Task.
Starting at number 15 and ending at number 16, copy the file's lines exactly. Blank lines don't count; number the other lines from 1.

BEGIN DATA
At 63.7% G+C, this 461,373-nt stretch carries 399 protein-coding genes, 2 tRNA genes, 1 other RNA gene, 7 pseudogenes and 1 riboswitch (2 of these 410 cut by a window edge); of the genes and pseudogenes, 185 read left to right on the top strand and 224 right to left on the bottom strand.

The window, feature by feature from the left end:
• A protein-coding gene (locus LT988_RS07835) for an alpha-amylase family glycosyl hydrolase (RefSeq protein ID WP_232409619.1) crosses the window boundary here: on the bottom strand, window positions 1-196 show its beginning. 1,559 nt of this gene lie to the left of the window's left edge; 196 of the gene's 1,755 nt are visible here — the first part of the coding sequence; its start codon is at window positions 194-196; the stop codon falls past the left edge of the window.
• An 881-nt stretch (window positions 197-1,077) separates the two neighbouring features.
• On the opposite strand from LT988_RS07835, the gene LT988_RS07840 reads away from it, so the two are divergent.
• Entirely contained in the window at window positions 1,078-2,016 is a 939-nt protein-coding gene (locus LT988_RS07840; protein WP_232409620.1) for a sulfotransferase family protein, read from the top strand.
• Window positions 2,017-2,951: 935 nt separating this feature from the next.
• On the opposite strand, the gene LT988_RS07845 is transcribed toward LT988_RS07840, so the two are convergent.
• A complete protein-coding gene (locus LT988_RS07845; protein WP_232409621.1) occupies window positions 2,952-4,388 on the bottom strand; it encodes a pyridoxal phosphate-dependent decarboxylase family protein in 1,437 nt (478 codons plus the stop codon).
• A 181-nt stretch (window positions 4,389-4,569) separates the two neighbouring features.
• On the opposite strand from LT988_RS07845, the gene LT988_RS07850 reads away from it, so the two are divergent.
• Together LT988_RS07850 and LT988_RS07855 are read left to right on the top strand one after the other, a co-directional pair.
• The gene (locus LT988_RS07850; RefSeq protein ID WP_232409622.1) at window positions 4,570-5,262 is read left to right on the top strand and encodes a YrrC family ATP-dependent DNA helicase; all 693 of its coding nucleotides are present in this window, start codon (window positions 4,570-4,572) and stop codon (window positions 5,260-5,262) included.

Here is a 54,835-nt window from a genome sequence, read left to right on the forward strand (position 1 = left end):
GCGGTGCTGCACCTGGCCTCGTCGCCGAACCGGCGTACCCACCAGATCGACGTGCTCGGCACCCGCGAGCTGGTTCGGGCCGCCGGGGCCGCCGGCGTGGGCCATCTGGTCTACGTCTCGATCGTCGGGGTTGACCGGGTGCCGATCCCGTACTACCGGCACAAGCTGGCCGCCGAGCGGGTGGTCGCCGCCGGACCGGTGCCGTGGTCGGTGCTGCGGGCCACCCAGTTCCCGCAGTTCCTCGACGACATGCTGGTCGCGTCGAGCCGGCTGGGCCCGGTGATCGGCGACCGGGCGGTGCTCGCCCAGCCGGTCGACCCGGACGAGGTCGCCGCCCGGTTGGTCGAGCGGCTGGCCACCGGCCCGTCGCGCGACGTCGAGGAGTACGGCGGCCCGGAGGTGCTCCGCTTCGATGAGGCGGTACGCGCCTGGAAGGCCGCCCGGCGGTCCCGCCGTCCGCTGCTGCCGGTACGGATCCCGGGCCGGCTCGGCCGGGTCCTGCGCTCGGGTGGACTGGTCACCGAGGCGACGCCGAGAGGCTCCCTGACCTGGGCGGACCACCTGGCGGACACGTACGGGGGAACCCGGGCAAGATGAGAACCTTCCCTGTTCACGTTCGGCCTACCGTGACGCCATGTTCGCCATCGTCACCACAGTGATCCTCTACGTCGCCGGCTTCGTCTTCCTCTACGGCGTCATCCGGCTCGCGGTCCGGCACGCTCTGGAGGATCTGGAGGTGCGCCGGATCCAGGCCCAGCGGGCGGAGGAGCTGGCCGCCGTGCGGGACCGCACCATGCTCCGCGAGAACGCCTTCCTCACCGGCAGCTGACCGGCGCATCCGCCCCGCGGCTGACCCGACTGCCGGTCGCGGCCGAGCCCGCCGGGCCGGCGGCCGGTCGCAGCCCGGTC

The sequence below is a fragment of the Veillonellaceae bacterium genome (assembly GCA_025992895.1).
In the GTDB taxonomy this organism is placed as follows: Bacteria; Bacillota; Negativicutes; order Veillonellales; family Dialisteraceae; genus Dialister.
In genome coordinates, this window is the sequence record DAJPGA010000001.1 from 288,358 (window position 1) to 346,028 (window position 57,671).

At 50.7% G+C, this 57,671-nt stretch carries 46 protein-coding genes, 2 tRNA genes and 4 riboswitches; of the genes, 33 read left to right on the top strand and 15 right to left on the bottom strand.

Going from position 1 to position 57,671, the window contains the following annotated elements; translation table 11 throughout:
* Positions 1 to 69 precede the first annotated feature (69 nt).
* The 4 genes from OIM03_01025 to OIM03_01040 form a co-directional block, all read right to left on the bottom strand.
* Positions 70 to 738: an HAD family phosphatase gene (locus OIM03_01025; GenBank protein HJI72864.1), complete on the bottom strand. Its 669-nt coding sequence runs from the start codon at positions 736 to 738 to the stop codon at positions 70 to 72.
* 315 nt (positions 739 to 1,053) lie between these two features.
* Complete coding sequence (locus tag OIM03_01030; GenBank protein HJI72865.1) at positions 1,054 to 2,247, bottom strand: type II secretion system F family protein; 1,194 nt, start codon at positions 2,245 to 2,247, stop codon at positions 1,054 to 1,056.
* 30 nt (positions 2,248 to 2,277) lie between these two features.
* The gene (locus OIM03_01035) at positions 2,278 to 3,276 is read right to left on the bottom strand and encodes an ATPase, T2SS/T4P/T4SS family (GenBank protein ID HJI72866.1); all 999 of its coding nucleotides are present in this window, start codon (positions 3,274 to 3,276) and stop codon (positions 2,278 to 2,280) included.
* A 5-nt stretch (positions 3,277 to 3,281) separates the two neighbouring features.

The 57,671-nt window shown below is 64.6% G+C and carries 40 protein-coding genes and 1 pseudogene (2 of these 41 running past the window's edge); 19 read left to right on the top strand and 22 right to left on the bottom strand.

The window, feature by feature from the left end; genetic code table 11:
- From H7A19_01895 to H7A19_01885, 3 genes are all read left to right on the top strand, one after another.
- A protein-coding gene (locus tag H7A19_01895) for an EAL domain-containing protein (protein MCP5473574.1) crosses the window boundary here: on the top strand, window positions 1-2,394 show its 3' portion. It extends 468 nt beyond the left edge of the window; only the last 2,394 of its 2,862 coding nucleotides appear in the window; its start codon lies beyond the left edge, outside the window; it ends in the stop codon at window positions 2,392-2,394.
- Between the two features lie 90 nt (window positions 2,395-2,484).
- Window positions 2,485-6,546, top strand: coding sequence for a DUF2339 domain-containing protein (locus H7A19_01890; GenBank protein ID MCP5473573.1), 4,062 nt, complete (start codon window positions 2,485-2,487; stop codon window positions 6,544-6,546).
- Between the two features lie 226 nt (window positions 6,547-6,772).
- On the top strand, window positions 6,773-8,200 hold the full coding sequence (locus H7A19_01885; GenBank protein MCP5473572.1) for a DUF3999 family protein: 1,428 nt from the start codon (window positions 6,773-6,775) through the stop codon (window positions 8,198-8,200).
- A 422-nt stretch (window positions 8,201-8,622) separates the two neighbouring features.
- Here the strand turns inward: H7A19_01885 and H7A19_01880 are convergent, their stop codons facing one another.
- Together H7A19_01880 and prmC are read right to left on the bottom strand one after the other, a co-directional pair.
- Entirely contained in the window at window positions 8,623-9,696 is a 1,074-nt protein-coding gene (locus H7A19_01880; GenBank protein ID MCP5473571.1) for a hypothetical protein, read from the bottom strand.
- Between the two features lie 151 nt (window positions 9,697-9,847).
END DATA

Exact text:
GCGGTGCTGCACCTGGCCTCGTCGCCGAACCGGCGTACCCACCAGATCGACGTGCTCGGCACCCGCGAGCTGGTTCGGGCCGCCGGGGCCGCCGGCGTGGGCCATCTGGTCTACGTCTCGATCGTCGGGGTTGACCGGGTGCCGATCCCGTACTACCGGCACAAGCTGGCCGCCGAGCGGGTGGTCGCCGCCGGACCGGTGCCGTGGTCGGTGCTGCGGGCCACCCAGTTCCCGCAGTTCCTCGACGACATGCTGGTCGCGTCGAGCCGGCTGGGCCCGGTGATCGGCGACCGGGCGGTGCTCGCCCAGCCGGTCGACCCGGACGAGGTCGCCGCCCGGTTGGTCGAGCGGCTGGCCACCGGCCCGTCGCGCGACGTCGAGGAGTACGGCGGCCCGGAGGTGCTCCGCTTCGATGAGGCGGTACGCGCCTGGAAGGCCGCCCGGCGGTCCCGCCGTCCGCTGCTGCCGGTACGGATCCCGGGCCGGCTCGGCCGGGTCCTGCGCTCGGGTGGACTGGTCACCGAGGCGACGCCGAGAGGCTCCCTGACCTGGGCGGACCACCTGGCGGACACGTACGGGGGAACCCGGGCAAGATGAGAACCTTCCCTGTTCACGTTCGGCCTACCGTGACGCCATGTTCGCCATCGTCACCACAGTGATCCTCTACGTCGCCGGCTTCGTCTTCCTCTACGGCGTCATCCGGCTCGCGGTCCGGCACGCTCTGGAGGATCTGGAGGTGCGCCGGATCCAGGCCCAGCGGGCGGAGGAGCTGGCCGCCGTGCGGGACCGCACCATGCTCCGCGAGAACGCCTTCCTCACCGGCAGCTGACCGGCGCATCCGCCCCGCGGCTGACCCGACTGCCGGTCGCGGCCGAGCCCGCCGGGCCGGCGGCCGGTCGCAGCCCGGTC

The sequence below is a fragment of the Veillonellaceae bacterium genome (assembly GCA_025992895.1).